October 3, 2023

This agreement requires Musk to get prior approval from a Tesla lawyer for some of his tweets.

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Elon Musk can’t back out of a deal with securities regulators that was reached after his 2018 tweets claiming he got funding to privatize Tesla caused the electric car maker’s share price to jump and lead to a temporary shutdown. bidding, ruled the Court of Appeal. .

That settlement with the Securities and Exchange Commission (SEC) required Musk to get prior approval from Tesla’s lawyer for some of his tweets.

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The brief order, issued on Monday by the US Court of Appeals for the Second Circuit in Manhattan, was released days after a three-judge panel heard arguments from lawyers in the case.

The order also called on Musk and Tesla to pay civil penalties for tweets in which Musk said he had “funding secured” to take Tesla private at $420 a share.

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Funding has not been secured and Tesla remains public.

Last year, Musk challenged a lower court judge’s decision requiring him to comply with the terms of the deal, on the grounds that circumstances had changed and because the order contained “prior restraints” that Musk claimed violated the First Amendment.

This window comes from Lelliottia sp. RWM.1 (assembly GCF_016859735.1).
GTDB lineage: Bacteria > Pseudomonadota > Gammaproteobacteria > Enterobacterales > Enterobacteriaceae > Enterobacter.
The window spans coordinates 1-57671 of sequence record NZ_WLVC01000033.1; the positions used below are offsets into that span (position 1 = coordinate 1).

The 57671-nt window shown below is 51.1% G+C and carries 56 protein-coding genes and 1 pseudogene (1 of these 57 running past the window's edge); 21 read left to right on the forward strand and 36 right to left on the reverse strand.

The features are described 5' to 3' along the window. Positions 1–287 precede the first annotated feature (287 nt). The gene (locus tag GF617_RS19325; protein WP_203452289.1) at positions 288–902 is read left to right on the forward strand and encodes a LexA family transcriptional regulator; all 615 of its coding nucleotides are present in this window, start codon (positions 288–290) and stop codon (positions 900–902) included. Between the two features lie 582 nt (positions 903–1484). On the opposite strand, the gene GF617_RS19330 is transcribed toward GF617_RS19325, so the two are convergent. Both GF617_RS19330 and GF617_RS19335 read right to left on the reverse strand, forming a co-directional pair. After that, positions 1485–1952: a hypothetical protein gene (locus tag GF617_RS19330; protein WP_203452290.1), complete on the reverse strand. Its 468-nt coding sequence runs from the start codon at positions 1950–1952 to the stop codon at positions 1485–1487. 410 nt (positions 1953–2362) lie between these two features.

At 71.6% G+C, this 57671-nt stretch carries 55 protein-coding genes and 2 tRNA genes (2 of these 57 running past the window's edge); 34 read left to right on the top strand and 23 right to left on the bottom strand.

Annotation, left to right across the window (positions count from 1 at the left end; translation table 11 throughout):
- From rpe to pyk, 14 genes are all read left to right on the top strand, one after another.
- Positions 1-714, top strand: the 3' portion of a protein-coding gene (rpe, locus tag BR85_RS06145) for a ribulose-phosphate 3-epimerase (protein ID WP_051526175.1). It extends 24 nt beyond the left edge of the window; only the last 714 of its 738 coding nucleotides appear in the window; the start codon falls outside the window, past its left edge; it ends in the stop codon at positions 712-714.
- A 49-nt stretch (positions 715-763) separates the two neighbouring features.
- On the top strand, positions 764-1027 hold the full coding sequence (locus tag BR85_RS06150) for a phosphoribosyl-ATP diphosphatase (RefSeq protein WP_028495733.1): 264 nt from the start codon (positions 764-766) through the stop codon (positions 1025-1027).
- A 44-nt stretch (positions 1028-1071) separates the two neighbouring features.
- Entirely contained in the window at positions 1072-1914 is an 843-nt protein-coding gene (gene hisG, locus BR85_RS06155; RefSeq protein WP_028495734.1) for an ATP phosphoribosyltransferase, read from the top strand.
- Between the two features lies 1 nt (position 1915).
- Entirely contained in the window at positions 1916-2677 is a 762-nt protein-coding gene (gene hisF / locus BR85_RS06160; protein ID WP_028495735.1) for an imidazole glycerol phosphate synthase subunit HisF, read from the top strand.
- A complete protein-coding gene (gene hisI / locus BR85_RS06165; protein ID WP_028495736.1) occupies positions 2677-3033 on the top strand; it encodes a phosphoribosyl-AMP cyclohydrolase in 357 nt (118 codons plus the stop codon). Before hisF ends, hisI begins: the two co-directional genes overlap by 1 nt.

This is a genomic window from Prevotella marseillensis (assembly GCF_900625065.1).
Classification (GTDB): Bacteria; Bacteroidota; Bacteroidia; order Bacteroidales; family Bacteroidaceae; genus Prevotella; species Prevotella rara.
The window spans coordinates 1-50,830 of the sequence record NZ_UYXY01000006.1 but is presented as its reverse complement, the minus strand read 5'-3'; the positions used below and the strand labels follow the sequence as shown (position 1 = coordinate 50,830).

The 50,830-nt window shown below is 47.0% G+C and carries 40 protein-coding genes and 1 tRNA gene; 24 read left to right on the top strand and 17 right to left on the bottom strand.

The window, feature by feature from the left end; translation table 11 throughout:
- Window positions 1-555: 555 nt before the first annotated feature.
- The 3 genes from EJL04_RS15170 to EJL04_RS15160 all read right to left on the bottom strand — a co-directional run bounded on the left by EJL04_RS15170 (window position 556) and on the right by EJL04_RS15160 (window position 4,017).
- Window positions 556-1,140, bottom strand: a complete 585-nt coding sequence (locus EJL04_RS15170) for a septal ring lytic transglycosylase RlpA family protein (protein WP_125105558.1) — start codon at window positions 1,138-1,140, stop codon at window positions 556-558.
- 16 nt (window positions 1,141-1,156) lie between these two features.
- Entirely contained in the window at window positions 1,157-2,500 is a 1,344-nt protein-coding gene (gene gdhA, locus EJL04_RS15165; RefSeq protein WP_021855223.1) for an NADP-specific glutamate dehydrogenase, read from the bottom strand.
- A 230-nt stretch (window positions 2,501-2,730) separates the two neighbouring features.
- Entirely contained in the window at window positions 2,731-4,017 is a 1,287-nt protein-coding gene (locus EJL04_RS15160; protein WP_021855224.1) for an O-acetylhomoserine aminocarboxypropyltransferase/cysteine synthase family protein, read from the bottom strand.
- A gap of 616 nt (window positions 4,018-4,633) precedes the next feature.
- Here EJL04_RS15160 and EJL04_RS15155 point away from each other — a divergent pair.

In an effort to remove the pre-approval mandate, Musk’s lawyers called the restriction a “government-imposed muzzle” that chilled his speech on a wide range of topics.

The appeals court said that Musk could have negotiated a settlement that would have kept his unrestricted right to the tweet, but he chose not to and had no right to reconsider the matter “because he has now changed his mind.”

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In its ruling, the appeals court said it saw “no evidence to support Musk’s contention that the SEC used the consent ruling to conduct unfair, harassing investigations into his protected speech.”

Instead, he said, the SEC launched “only three investigations into Musk’s tweets since 2018,” and each contested tweet “probably violated the terms of the consent decree.”

Lawyers for the case did not immediately respond to messages asking for comment.

The SEC was investigating whether the Tesla CEO’s November 2021 tweets in which he asked Twitter followers if he should sell 10 percent of his Tesla shares, an agreement Musk signed after the SEC filed enforcement action against him, alleging that his tweets about Tesla’s privatization violated antitrust rules. fraud provisions of the securities laws.

In an April 2022 written ruling, Judge Lewis Lymon said that Musk sent the tweets without approval.